An essential element of baptism is water. Any baptism performed with water in the name of the Trinity is accepted as a valid baptism which would not be repeated, though the person so baptized could and should be welcomed into the fellowship of the Church when a suitable moment arises. Water is a symbol of life, as I was reminded when we returned home from holiday this year to find a number of plants that hadn’t been watered well and truly dead. Water from the font may be used at various points in our lives, and it is traditional to sprinkle a coffin during the commendation as a reminder of the promise of eternal life that is ours through baptism and belonging to Christ. At a time when words flow past us without making any impression, sprinkling the coffin can be a helpful and memorable reminder of God’s faithfulness.


The new baptism service favours giving a lighted candle to those who have been baptized at the end of the service as the family are about to leave. Symbolically, they are taking Christ out into the world: something to which all Christians are called. When Archbishop Maclagen came to St Faith’s almost a hundred years ago to consecrate this building, his message was almost the same. Looking at the history books, he chose a passage from Ephesians (4.12) as his text, which describes God’s gifts to his people to equip them ‘or work in his service, to the building up of the Body of Christ’. When you look back, God has indeed richly blessed this church and congregation. As we sing the hymn ‘In our day of thanksgiving’, past members of St Faith’s will come to my mind, as they will yours. People whose lives have been devoted to God, and to the service of his people. People like George Goodwin, who faithfully served at these altars, and took his faith out into his workplace and to his work among the Scouting fraternity. Or Mark Luft, or Emily Conalty, whose teaching careers were underpinned and motivated by their deep love of God and a desire to pass on that faith to those in their care. Or Elsie Bell, who cared for neighbours and members of her house group faithfully over many years, and whose prayers supported so many aspects of parish life. These, and many more like them over the years, have been the backbone of this community of faith and an inspiration to us all who have dedicated our lives to God‘s service. Living examples of the power of God at work in our lives.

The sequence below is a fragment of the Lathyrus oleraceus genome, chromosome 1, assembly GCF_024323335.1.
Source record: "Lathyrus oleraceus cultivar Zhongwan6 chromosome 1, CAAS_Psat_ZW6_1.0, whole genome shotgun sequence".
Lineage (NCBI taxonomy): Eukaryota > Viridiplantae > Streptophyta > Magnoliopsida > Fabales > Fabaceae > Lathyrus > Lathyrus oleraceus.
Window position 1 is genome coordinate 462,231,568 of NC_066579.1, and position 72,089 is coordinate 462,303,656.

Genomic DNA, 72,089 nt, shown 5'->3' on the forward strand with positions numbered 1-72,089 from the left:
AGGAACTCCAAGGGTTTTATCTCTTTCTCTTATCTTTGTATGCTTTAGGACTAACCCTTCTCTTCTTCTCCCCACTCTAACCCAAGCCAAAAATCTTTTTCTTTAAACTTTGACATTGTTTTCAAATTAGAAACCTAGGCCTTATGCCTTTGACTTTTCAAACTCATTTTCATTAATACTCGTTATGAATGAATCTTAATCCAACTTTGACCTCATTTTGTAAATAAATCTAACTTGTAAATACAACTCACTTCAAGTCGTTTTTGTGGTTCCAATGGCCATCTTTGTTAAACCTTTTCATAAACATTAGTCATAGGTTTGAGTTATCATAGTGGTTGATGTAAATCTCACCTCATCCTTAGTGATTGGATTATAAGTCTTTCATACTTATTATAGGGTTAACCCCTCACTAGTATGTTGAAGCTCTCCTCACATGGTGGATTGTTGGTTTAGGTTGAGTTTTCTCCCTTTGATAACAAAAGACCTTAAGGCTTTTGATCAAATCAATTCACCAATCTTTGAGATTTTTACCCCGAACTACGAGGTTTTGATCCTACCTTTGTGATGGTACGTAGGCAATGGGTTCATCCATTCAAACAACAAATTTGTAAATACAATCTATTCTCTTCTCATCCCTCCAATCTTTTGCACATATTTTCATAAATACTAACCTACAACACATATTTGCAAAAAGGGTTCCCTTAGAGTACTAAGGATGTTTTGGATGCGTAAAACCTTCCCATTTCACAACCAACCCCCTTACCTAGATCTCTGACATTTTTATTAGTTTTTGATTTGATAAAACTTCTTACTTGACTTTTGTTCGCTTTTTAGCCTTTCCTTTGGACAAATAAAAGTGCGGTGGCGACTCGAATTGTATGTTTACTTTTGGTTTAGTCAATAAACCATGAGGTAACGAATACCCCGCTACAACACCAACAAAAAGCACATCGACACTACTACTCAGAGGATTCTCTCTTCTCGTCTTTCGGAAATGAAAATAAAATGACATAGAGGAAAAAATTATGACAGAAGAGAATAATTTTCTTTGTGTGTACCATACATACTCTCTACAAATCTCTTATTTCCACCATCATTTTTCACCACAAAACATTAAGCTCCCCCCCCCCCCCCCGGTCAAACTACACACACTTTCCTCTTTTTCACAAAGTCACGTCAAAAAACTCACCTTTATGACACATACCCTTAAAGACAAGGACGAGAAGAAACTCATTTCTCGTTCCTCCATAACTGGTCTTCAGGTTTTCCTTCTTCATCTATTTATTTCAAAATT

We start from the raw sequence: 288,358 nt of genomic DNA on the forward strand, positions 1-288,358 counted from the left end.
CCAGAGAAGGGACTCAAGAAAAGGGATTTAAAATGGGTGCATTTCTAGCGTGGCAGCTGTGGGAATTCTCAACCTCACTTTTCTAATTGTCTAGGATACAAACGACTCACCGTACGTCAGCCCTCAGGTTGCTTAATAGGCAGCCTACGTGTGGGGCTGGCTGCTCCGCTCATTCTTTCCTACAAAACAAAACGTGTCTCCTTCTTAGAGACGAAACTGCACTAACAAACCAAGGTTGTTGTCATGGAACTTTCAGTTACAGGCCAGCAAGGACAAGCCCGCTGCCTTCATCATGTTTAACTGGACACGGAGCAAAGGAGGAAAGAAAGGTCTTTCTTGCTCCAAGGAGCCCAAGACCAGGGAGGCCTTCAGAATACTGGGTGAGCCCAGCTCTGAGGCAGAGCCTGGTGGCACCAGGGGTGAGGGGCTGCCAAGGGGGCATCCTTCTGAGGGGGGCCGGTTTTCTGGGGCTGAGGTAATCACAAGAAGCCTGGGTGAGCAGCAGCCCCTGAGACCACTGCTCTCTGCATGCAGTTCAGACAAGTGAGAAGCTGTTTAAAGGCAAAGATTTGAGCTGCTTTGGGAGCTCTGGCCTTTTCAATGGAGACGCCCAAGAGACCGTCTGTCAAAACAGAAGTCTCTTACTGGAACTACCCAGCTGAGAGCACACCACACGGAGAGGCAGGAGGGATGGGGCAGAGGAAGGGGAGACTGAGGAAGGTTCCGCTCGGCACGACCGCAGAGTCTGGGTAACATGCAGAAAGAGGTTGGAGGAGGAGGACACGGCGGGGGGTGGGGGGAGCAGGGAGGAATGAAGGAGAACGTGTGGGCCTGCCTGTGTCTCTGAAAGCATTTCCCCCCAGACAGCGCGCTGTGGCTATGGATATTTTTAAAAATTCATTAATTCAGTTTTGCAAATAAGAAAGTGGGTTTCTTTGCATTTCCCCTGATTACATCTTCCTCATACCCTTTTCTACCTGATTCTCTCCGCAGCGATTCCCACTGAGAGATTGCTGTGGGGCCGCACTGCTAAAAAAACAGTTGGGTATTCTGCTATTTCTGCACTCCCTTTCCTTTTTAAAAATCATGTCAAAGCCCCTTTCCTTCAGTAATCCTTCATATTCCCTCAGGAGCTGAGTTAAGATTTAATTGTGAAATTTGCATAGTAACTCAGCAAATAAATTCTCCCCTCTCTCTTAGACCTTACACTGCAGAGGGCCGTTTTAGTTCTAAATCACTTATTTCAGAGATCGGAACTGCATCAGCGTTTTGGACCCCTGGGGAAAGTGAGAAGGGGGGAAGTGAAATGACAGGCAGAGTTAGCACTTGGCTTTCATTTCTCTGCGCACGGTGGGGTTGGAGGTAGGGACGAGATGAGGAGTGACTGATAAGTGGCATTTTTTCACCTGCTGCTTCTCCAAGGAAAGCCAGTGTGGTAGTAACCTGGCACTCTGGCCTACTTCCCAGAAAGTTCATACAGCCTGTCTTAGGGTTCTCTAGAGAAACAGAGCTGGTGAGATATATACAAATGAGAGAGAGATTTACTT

In his consecration address, Archbishop Maclagen reminded the congregation that they were all called to be saints: words which originally come from St Paul. St Faith’s purpose, to quote him, was ‘the fulfilment of the likeness of Christ in our individual lives.’ To me, and I hope to you also, that phrase rings bells with the new rite of baptism, in which we are clothed with Christ, share the common life of the faithful and go out into the world to share the good news of the Father’s love with everyone. In a nutshell, it reminds me of the inscription on the north wall of the chancel which begins ‘This Church of Saint Faith is dedicated to the glory of God’.


As baptised members of the Body of Christ, we are called to dedicate our lives to the glory of God, both individually and as a worshipping congregation. Pray for one another, that you may live up to your calling as saints, whose lives are dedicated to the greater glory of God.





Fred Nye


On the south coast of  Cyprus, set on a cliff top high above the dazzlingly blue-white waters of the Mediterranean ,stands the ruins of a great Christian cathedral. To the north of the site you  will find the Baptistery, built in the fourth century AD. Unlike the rest of the building it was used only once a year, during the Easter Ceremonies. Candidates for Baptism, all of course adults, would have undergone months of preparation before assembling inside the Baptistery on Easter Eve. There they would discard their ordinary clothes, symbolising the old life of   sin, before stepping down into the font. The font was deep, cool, and lined with white marble. Each new Christian entering the font would become lost for a moment beneath the surface, immersed body and soul in the waters of Baptism. And then the candidates would emerge on the other side and, climbing out of the font, would immediately be helped into a pure white robe. Washed free from sin they had been given new birth and new life in Christ. Walking one at a time along a narrow corridor they would then enter the main Cathedral where they were greeted by the Bishop. Laying his hands on them the Bishop proclaimed their new status to the whole congregation, praying that they would receive the gifts of the Holy Spirit. Even now, standing among the ruins sixteen centuries later, you can still sense the awesome power of that ceremony and perhaps appreciate something of what has been lost from our Christian rite of initiation.